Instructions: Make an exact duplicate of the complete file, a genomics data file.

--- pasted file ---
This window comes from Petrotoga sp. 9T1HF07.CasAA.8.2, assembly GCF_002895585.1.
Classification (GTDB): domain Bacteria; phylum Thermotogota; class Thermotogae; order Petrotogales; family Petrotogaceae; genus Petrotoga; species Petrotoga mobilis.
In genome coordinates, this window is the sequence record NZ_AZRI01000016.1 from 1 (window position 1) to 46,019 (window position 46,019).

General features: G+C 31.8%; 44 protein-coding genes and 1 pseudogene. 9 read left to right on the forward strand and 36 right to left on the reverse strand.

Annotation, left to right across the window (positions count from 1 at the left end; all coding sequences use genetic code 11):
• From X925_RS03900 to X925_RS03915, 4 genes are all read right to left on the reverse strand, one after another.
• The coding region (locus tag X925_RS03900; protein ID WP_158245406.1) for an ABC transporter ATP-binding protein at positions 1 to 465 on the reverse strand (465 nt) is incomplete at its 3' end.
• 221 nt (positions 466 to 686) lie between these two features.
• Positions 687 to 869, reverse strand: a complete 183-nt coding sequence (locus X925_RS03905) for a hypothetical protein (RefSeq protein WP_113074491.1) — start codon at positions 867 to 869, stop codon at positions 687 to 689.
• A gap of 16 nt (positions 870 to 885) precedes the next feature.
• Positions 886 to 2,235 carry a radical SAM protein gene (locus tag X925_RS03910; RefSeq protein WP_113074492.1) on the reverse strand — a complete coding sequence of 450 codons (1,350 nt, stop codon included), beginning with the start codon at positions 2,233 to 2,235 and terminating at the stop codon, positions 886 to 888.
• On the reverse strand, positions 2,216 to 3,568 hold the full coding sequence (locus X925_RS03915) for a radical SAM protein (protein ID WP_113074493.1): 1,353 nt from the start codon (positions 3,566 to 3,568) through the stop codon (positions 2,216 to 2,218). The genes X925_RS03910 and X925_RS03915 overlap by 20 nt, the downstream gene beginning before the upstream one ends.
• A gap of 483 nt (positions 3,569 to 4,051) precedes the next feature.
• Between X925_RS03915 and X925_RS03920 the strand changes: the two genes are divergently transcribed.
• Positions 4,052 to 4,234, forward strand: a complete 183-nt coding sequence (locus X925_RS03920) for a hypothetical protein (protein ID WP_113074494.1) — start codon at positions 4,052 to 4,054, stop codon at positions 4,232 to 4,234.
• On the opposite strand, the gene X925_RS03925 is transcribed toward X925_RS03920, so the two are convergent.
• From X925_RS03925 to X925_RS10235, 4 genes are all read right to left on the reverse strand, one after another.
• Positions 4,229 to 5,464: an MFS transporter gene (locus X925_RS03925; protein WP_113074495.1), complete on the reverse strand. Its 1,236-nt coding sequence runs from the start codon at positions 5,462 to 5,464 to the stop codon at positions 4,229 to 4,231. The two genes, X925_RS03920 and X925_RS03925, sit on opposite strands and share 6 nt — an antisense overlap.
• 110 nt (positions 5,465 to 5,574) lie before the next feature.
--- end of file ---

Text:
This window comes from Petrotoga sp. 9T1HF07.CasAA.8.2, assembly GCF_002895585.1.
Classification (GTDB): domain Bacteria; phylum Thermotogota; class Thermotogae; order Petrotogales; family Petrotogaceae; genus Petrotoga; species Petrotoga mobilis.
In genome coordinates, this window is the sequence record NZ_AZRI01000016.1 from 1 (window position 1) to 46,019 (window position 46,019).

General features: G+C 31.8%; 44 protein-coding genes and 1 pseudogene. 9 read left to right on the forward strand and 36 right to left on the reverse strand.

Annotation, left to right across the window (positions count from 1 at the left end; all coding sequences use genetic code 11):
• From X925_RS03900 to X925_RS03915, 4 genes are all read right to left on the reverse strand, one after another.
• The coding region (locus tag X925_RS03900; protein ID WP_158245406.1) for an ABC transporter ATP-binding protein at positions 1 to 465 on the reverse strand (465 nt) is incomplete at its 3' end.
• 221 nt (positions 466 to 686) lie between these two features.
• Positions 687 to 869, reverse strand: a complete 183-nt coding sequence (locus X925_RS03905) for a hypothetical protein (RefSeq protein WP_113074491.1) — start codon at positions 867 to 869, stop codon at positions 687 to 689.
• A gap of 16 nt (positions 870 to 885) precedes the next feature.
• Positions 886 to 2,235 carry a radical SAM protein gene (locus tag X925_RS03910; RefSeq protein WP_113074492.1) on the reverse strand — a complete coding sequence of 450 codons (1,350 nt, stop codon included), beginning with the start codon at positions 2,233 to 2,235 and terminating at the stop codon, positions 886 to 888.
• On the reverse strand, positions 2,216 to 3,568 hold the full coding sequence (locus X925_RS03915) for a radical SAM protein (protein ID WP_113074493.1): 1,353 nt from the start codon (positions 3,566 to 3,568) through the stop codon (positions 2,216 to 2,218). The genes X925_RS03910 and X925_RS03915 overlap by 20 nt, the downstream gene beginning before the upstream one ends.
• A gap of 483 nt (positions 3,569 to 4,051) precedes the next feature.
• Between X925_RS03915 and X925_RS03920 the strand changes: the two genes are divergently transcribed.
• Positions 4,052 to 4,234, forward strand: a complete 183-nt coding sequence (locus X925_RS03920) for a hypothetical protein (protein ID WP_113074494.1) — start codon at positions 4,052 to 4,054, stop codon at positions 4,232 to 4,234.
• On the opposite strand, the gene X925_RS03925 is transcribed toward X925_RS03920, so the two are convergent.
• From X925_RS03925 to X925_RS10235, 4 genes are all read right to left on the reverse strand, one after another.
• Positions 4,229 to 5,464: an MFS transporter gene (locus X925_RS03925; protein WP_113074495.1), complete on the reverse strand. Its 1,236-nt coding sequence runs from the start codon at positions 5,462 to 5,464 to the stop codon at positions 4,229 to 4,231. The two genes, X925_RS03920 and X925_RS03925, sit on opposite strands and share 6 nt — an antisense overlap.
• 110 nt (positions 5,465 to 5,574) lie before the next feature.